The race for Senate Judiciary Chair Warren Limmer’s seat must be a hot one, because it sure is getting expensive.
A survey of the Oct. 26 campaign finance disclosure by candidates and by the major DFL- and GOP-aligned organizations shows that at least $1.4 million has been spent on the Senate District 34 race.
That would translate to almost $30 a vote, if 2016’s turnout of 48,492 voters in the district holds steady.
It’s a lot more spending than would be seen in the usual state Senate race, said David Schultz, the Hamline University political science professor. In most years, he said, a race like the Limmer-Westlin match-up would involve around $500,000 in total spending, even factoring in independent expenditures.
The Senate race is a rematch between Limmer and family law attorney Bonnie Westlin. Limmer, R-Maple Grove, has been a legislator since the late 1980s and has not customarily faced tough races. He beat Westlin in the 2016 race by a 20-point margin.
But this year, Democrats—frustrated by Limmer’s machinations on gun reform and pot legislation and eager to wrestle away the Senate’s GOP majority—think they have a shot. Even some GOP election observers think he might be in trouble this year.
Limmer’s district voted reliably Republican for years. But it was narrowly won by Democratic Gov. Tim Walz in 2018. And in the District 34B House race that year, incumbent GOP Rep. Dennis Smith, R-Maple Grove, lost his seat to Kristin Bahner, DFL-Maple Grove, by 53% to 47%.
Democrats and their allies are putting their money where their Senate District 34 hopes are. On her own, Westlin raised $165,376 this year at the close of the October reporting period; Limmer answered with $49,787 of his own. That’s a combined $215,163 raised that the two have raised in a district where the same candidates hauled in a combined $86,000 in 2016.
But that’s barely the beginning of it. Independent expenditure figures compiled by Minnesota Lawyer—which don’t include many smaller organizations—show that major left-leaning groups like the Alliance for a Better Minnesota, the Everytown for Gun Safety, Education Minnesota and Planned Parenthood are pouring money into the district, spending it both for Westlin and against Limmer.
The Alliance for a Better Minnesota, for example, committed $101,462 in support of Westlin at the end of the reporting period that closed on Oct. 19. But the group spent more than double that—$207,525—against Limmer, mostly in TV and online attack advertising.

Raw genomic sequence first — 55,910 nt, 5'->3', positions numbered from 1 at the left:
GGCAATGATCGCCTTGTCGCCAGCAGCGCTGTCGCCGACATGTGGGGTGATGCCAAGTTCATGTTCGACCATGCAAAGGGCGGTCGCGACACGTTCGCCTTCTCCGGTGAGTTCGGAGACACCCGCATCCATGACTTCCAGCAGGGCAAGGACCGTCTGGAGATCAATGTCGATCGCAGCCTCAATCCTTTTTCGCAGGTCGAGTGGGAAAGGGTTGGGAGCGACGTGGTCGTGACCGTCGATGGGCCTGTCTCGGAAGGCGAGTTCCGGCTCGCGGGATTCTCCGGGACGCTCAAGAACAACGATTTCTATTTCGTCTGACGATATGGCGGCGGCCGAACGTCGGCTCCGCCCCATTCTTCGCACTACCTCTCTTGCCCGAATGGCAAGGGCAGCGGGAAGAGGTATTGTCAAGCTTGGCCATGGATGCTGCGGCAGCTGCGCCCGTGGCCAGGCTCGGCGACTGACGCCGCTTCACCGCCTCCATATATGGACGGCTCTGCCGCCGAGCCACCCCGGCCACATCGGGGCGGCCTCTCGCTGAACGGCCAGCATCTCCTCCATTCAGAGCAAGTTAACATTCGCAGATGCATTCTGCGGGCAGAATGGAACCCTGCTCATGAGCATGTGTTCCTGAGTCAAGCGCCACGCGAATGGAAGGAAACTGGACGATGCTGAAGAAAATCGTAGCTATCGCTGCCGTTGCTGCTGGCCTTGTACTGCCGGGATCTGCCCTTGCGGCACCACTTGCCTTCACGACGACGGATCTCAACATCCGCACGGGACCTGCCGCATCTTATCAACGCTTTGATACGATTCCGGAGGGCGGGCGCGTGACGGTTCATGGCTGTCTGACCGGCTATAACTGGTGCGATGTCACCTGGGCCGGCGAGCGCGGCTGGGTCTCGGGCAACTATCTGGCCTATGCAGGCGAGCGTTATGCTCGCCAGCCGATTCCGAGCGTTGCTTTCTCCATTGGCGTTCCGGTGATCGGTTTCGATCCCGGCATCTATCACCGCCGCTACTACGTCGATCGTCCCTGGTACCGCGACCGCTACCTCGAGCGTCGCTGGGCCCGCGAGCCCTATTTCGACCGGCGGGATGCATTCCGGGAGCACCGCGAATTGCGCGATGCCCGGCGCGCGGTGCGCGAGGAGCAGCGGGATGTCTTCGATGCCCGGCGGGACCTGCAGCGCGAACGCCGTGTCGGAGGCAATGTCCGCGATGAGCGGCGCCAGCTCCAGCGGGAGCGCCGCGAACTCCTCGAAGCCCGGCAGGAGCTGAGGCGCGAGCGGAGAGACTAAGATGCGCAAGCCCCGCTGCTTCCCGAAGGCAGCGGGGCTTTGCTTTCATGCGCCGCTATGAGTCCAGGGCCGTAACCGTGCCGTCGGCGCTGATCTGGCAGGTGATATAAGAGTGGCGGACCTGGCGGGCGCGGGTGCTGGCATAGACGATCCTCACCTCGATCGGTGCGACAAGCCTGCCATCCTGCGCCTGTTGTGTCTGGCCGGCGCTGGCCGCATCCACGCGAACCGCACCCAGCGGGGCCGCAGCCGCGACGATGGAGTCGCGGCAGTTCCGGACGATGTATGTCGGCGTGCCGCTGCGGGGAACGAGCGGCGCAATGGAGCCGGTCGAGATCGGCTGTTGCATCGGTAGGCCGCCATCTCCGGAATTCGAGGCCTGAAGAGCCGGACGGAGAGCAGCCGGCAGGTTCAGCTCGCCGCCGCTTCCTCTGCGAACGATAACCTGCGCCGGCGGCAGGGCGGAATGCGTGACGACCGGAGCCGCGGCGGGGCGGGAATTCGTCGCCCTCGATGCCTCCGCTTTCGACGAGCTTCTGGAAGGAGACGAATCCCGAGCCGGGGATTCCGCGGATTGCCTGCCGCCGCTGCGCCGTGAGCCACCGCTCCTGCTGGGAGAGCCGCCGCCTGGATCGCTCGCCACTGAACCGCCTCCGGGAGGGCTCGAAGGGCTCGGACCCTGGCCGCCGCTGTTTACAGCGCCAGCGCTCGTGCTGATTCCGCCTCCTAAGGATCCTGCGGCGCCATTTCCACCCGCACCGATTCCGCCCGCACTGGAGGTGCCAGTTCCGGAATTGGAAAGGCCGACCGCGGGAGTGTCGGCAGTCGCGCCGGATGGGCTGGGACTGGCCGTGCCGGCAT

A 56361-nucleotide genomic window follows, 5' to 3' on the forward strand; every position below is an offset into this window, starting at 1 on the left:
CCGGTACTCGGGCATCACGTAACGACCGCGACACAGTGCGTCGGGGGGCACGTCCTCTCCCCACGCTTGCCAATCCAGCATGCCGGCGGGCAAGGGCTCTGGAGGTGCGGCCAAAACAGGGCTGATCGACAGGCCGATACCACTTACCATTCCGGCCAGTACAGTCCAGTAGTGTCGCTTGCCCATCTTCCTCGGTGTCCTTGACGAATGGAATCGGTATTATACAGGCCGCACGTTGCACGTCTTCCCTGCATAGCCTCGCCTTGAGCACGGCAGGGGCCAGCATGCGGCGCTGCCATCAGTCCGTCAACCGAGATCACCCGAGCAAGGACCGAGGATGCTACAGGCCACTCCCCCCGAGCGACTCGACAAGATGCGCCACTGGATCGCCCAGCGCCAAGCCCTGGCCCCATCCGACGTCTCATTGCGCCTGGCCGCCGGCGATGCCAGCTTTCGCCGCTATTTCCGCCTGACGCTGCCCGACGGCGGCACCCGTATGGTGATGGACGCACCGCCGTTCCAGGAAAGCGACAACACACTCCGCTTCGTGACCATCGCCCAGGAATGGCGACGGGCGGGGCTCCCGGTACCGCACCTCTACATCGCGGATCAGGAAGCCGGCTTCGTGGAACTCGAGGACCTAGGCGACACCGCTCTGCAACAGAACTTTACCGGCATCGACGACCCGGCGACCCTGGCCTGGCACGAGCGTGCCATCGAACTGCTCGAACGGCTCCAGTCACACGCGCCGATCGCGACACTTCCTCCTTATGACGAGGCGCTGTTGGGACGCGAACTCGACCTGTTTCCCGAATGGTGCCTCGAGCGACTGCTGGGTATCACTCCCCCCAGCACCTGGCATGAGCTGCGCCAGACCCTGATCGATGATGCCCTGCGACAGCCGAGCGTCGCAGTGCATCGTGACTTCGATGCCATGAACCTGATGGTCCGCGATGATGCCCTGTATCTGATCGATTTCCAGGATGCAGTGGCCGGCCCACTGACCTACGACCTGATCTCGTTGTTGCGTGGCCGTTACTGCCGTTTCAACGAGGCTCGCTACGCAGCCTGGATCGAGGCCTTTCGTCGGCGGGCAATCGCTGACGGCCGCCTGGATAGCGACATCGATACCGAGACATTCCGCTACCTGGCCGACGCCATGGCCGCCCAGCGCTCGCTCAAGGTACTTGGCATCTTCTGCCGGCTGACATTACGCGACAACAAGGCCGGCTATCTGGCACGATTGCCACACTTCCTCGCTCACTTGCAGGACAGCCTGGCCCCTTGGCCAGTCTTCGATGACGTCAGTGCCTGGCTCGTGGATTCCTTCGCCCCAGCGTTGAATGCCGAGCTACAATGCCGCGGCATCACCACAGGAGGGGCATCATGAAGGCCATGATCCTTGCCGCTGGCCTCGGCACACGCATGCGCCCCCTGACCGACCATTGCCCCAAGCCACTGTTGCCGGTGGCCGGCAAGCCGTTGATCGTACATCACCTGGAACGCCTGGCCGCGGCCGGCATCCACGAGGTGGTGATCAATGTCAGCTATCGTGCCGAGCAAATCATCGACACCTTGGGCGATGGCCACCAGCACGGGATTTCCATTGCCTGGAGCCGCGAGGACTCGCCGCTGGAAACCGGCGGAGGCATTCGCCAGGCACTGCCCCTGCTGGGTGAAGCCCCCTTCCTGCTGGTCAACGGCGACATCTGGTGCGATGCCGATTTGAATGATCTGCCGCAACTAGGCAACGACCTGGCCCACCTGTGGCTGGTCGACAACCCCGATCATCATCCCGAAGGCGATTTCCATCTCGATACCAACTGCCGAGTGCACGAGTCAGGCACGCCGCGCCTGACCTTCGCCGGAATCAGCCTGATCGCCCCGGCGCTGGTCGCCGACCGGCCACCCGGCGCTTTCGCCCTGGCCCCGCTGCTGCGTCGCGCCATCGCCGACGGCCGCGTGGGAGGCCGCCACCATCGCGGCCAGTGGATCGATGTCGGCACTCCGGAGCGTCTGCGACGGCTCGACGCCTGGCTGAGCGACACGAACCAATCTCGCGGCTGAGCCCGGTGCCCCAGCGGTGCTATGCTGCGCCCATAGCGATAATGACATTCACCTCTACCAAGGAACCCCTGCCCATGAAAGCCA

Everytown for Gun Safety, still stinging from Limmer’s refusal to consider gun reform over the past few years, spent $79,428, all on direct mail advertising against the incumbent. Planned Parenthood has spent $44,260 supporting Westlin and $40,583 attacking Limmer. Education Minnesota, meanwhile, put all of the $42,043 it has spent into support of Westlin. It spent no money against Limmer.
Combined, the DFL-leaning groups whose filings we surveyed spent just over $650,000, both supporting Westlin and attacking Limmer.
GOP-leaning groups haven’t spent quite as much—a total of $474,407—but their strategies are similar.
One major conservative independent group, Advance Minnesota, spent a tidy $175,268 at the end of the reporting period attacking Westlin, mostly through TV ads; it spent $17,633 touting Limmer.
The Freedom Club State PAC, meanwhile, spent $66,761 on Limmer and $22,000 attacking Westlin. The Coalition of Minnesota Businesses spent $66,761, all supporting Limmer. The Senate Victory Fund, spent $8,227 supporting Limmer and $26,565 attacking Westlin.
Schultz said he thinks that somewhere between five and eight Minnesota Senate seats might be in play—and not all for the Democrats. Schultz thinks Sen. Kent Eken, DFL-Twin Valley, and Sen. Dan Sparks, DFL-Austin, both of whom are in solid Trump districts, could likely lose.
He thinks the Democrats are likely to win the open suburban seat being vacated by Sen. Paul Anderson, DFL-Plymouth. The seat of Sen. Dan Hall, R-Burnsville, could also be in play, as might the seat held by Sen. Jerry Relph, R-St. Cloud, a freshman who won by a scant 141 votes in 2016.
But all in all, not that many seats are in play, Schultz said. That’s why so much money is being poured into a scant few legislative districts, including Limmer’s exurban district.